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I need to create multiple tables dynamically through X++ code. There are multiple codes available for creation of tables. But once the table is created and in the same code we want to use that table's buffer to insert record. How to use that.
Like we have created a table through X++ named "MyTable". And then in the same method or class, I want to use this table. But I can't create a table buffer for this MyTable as it will give compile time error that this table doesn't exist.
So please share how to use a table which is we are creating through X++ code.
Even if you succeed with creation of table somehow , in production you deploy binaries so how those are going to work ? Better you rethink about your requirement.
If you explain your business requirement, we may be able to suggest a feasible technical solution.
I know it is not a good solution. I have to discuss this with FC. But for now, let me explain the scenario a bit.
Actually, the process is for dynamic document creation of any type. It will be used for HR.
Functionality has a lot of things and glitches but for a basic case:
User has the option to specify as many fields as he wants to show on the form. User will specify all the fields in the setup form and will specify its type as well. Fields can be free text or ENUMs or lookup fields. For every lookup field, we need to create a setup form dynamically (through code) where he will enter the master data which will be used for lookup.
It is not clear what you want to achieve in the end, but what you have described in your last comment sounds like Custom fields: docs.microsoft.com/.../user-defined-fields
Can we use these custom fields in workflows?
You can't create AOT tables in runtime, only in design time in Visual Studio, in a dev system.
We need to dynamically add fields on the form and then use them in workflows as well. Can custom fields be used in workflows conditions? Apparently, it looks custom fields can only be used on the forms and in the entities.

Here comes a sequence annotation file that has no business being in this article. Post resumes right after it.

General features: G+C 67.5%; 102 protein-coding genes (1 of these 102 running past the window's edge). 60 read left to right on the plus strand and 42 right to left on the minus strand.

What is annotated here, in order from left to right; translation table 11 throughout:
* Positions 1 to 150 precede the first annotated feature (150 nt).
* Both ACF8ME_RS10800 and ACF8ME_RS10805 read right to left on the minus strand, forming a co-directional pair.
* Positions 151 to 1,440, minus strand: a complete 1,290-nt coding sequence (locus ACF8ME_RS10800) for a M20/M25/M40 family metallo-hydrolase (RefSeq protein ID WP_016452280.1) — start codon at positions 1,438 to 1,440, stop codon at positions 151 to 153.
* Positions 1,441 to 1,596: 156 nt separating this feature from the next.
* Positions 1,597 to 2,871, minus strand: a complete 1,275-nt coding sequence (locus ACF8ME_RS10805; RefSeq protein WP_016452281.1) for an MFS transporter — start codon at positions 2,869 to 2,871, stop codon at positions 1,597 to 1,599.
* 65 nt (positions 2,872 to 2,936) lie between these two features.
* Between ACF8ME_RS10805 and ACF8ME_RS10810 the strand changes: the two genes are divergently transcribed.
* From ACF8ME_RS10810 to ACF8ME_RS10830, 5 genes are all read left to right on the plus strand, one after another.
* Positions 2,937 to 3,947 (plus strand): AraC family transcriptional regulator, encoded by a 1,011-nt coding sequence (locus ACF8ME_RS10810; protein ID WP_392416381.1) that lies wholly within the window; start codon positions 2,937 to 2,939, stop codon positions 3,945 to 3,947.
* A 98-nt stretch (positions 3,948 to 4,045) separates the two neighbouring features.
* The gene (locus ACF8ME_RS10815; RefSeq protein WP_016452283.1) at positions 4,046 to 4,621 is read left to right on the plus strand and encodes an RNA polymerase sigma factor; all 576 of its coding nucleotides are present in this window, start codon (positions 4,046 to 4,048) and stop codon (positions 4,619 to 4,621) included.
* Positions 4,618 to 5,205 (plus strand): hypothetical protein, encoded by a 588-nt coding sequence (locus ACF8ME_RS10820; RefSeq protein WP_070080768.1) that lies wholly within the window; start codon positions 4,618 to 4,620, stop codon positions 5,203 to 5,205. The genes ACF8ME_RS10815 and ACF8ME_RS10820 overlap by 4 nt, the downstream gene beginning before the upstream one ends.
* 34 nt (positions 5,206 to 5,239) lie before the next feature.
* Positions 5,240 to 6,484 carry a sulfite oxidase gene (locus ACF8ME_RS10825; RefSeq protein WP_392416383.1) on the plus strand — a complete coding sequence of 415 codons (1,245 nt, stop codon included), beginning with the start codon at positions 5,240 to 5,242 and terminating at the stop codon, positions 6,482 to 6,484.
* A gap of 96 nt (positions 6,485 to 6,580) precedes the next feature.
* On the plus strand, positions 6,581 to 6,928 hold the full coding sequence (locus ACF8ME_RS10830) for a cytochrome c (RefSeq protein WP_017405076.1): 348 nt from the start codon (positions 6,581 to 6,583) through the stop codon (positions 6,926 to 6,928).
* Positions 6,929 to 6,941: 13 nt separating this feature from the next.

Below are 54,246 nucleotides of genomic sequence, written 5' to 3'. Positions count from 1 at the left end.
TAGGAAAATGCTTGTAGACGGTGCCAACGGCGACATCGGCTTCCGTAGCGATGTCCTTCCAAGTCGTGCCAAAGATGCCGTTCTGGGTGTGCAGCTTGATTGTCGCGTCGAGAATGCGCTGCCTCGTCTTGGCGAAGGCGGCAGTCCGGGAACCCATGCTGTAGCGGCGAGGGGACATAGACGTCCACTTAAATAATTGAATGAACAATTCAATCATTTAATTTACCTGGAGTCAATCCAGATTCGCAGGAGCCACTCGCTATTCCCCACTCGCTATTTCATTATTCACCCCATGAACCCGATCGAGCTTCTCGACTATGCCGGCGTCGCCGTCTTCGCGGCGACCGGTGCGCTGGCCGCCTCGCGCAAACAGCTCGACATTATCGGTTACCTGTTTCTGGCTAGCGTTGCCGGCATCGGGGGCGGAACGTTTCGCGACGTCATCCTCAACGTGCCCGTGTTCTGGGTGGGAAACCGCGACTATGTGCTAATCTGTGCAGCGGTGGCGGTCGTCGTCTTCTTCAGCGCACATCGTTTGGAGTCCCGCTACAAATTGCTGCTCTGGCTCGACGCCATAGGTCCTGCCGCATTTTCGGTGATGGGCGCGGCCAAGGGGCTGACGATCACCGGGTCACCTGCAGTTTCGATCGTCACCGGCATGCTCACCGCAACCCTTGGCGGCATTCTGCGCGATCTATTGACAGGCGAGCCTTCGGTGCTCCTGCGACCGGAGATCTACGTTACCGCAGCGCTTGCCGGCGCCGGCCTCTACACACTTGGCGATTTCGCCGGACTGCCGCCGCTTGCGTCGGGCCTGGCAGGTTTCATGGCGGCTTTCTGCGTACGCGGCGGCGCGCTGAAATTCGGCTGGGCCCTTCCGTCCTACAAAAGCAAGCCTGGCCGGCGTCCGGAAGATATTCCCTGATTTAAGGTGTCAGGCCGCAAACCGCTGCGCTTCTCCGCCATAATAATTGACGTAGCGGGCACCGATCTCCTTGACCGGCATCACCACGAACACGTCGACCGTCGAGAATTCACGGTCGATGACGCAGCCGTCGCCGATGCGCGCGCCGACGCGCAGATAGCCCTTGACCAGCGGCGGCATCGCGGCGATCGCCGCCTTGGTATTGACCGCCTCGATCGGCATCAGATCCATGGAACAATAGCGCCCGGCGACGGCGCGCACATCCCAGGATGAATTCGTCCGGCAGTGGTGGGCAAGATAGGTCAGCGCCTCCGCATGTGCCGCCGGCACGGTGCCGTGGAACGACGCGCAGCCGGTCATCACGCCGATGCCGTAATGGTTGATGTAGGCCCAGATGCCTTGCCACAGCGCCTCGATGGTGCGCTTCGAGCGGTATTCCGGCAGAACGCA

Thanks for your reply.
I have seen this type of code in many blogs. This also creates a new table through code.
Am is confusing something?
treeNode = TreeNode::findNode(#TablesPath);
That code is for AX2012 where you can develop new AOT objects in runtime, and even develop in Prod. In d365FO all dev work is done in Visual Studio in a dev system. You can't create AOT objects with x++ anymore, only with Visual Studio.
As already mentioned, these things are not possible anymore - you'll have to design a different technical solution, or even to rethink the design of business processes.
What's the business case behind "User has the option to specify as many fields as he wants to show on the form"?
In AX 2012, other than creating a new table, we could create fields on an existing table, create new forms, create new controls on the forms, etc. through x++. So if we can't do any of these things through code or it is only for new tables that we can't create new tables through code but we can still do other things from X++ code?
There are multiple types of documents that we can create in the system. Like annual performance review document, termination letter, experience letter etc.
Lets say Annual performance review form for an employee:
HR wants to create multiple KPI/Fields. And on the bases of those KPI/Fields, they need to set up the workflows as well.
Development is done in development environments. Then all code and metadata is built to binaries (such as DLL files) and these binaries are installed to other environments, including production. You can change behavior at runtime by X++, but you can't change the binaries. That includes everything, not just tables.
Although doing such things used to be possible, it was very dangerous and sometimes horribly abused...
You can't create any AOT objects in runtime of D365FO. So it's not just about tables.
In D365FO the source code and metadata are created and modified with Visual Studio in a development system. Then, a build system builds .Net assemblies (DLL) files from the source code objects (which are xml files) to create a deployable package.
The runtime uses these DLLs to run the application logic. The runtime can't manipulate source code or build new DLLs.
So, design and runtime are fully separated in D365FO, unlike in AX2012.
Well, maybe "they want" isn't a sufficient business justification. Is it really impossible to identify data needed for things like annual performance review in advance and develop it in the usual way?
Anyway, I would rather don't allow HR define data models. They're simply not trained to do such things.
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